About 34 percent of food-stamp recipients are white, while 22 percent are African Americans and 16 percent Hispanic, with the rest being Asian, Native American or those who chose not to identify their race, according to the U.S. Department of Agriculture. About half are younger than 18, and 8 percent are older than 60. Some 41 percent of all recipients live in households where family members are employed.
Most Partisan Debate
Parke E. Wilde, an associate professor at Tufts University in Boston, said the debate over food stamps is the most partisan that he’s seen in the 20 years he’s been following the issue.
In the past, political parties argued fundamentally about cash and marginal changes in food stamps, including how to penalize participants who fail to complete work requirements, or whether to include legal immigrants, he said.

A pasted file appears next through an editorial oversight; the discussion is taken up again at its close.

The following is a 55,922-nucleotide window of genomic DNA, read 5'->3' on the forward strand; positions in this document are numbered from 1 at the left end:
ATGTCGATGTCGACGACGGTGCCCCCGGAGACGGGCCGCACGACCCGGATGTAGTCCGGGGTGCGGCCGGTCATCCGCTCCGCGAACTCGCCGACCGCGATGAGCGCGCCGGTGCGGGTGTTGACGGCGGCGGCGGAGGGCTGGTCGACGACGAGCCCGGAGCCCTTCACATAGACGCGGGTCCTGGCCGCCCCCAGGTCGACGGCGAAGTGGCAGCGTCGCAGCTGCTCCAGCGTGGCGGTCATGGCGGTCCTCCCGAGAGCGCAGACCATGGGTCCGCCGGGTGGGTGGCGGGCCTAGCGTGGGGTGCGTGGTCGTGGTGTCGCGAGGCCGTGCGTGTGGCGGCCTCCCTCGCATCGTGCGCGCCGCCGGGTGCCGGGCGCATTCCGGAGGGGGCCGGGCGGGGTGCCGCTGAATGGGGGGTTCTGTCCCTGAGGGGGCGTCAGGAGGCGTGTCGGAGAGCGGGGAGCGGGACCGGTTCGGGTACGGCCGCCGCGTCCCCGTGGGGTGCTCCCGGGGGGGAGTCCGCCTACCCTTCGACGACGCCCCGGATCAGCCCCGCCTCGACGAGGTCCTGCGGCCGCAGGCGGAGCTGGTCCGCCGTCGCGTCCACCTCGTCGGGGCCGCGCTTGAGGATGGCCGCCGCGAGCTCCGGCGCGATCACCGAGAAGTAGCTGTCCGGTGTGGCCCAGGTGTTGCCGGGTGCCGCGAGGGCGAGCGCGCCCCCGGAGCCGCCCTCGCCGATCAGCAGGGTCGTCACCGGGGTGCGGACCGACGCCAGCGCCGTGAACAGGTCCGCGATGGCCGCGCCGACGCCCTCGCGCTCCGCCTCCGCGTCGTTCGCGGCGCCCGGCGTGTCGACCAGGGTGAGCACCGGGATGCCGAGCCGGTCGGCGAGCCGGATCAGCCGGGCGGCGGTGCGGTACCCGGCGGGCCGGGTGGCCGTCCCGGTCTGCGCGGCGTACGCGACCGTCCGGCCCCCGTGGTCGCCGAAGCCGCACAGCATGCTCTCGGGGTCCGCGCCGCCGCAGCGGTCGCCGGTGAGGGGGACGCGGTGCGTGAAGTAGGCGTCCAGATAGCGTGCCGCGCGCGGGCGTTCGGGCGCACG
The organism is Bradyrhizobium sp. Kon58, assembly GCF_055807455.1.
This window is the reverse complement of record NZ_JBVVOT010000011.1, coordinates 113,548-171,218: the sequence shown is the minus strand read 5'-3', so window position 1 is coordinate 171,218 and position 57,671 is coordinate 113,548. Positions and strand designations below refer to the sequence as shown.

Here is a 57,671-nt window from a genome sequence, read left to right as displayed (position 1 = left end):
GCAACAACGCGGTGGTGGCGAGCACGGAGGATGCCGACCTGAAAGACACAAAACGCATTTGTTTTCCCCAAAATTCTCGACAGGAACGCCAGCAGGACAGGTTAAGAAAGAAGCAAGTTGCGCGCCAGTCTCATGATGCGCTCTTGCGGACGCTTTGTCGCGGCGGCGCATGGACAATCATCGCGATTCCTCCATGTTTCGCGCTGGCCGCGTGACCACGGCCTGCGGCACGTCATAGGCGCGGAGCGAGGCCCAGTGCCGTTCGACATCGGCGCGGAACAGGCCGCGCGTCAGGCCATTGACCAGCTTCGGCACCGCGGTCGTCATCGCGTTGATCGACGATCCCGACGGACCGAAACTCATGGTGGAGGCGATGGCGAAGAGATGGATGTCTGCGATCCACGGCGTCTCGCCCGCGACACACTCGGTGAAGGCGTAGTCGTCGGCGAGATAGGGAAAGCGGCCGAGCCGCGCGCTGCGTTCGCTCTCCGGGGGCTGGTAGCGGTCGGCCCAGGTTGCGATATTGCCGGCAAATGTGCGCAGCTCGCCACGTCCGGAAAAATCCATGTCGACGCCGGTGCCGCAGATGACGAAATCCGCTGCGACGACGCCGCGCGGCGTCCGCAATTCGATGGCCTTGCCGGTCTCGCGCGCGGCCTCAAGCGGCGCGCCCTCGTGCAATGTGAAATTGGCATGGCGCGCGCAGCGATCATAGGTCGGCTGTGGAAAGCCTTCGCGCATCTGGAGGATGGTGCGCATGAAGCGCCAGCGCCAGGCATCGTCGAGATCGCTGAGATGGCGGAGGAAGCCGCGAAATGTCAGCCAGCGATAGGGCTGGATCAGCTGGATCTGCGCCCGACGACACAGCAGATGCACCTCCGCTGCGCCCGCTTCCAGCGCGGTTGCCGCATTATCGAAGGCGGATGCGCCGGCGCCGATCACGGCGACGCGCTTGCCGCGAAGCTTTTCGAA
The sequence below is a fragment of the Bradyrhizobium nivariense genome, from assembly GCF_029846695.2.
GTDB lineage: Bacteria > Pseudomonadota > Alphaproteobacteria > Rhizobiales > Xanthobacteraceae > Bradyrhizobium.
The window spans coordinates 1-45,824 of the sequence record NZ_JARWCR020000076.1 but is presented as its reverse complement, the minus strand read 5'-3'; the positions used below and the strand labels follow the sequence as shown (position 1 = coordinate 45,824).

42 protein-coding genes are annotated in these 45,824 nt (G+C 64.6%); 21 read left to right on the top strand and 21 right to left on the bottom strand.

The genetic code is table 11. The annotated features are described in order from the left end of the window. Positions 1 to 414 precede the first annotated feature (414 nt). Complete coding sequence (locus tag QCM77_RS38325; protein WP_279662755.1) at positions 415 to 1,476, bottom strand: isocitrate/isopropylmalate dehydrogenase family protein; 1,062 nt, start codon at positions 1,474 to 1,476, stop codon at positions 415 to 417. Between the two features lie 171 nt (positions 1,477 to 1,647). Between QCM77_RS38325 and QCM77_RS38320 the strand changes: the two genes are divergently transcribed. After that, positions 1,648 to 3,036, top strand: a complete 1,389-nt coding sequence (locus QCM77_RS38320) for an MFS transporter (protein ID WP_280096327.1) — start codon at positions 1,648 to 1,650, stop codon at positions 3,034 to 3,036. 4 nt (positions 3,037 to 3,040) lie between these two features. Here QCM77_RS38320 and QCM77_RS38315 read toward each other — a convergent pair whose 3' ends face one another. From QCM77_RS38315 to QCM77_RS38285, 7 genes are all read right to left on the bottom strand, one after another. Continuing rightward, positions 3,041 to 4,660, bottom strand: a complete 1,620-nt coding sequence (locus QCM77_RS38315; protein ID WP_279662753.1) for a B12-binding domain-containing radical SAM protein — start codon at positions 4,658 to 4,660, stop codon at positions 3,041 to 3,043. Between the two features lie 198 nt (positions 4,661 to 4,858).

“But whether they were Republican or Democrat, farm-state or urban, legislators tended to agree on the basic structure of food stamps,” Wilde said. “I have never before heard anything like Gingrich’s tarring of President Obama as a ‘food-stamp president.’”
Gingrich’s discussion of food stamps echoes Ronald Reagan’s portrayal of a “welfare queen” during his unsuccessful 1976 presidential campaign, said Rogers Smith, a political science professor at the University of Pennsylvania in Philadelphia.
With Reagan, the portrayal was “someone who may be taking cash from the government to put beer in the refrigerator,” Smith said.
Reagan and Gingrich, who often compares himself to the former president, in both cases link government dependency and wasteful spending with Democrats, he said. What’s changed, he said, are the programs themselves.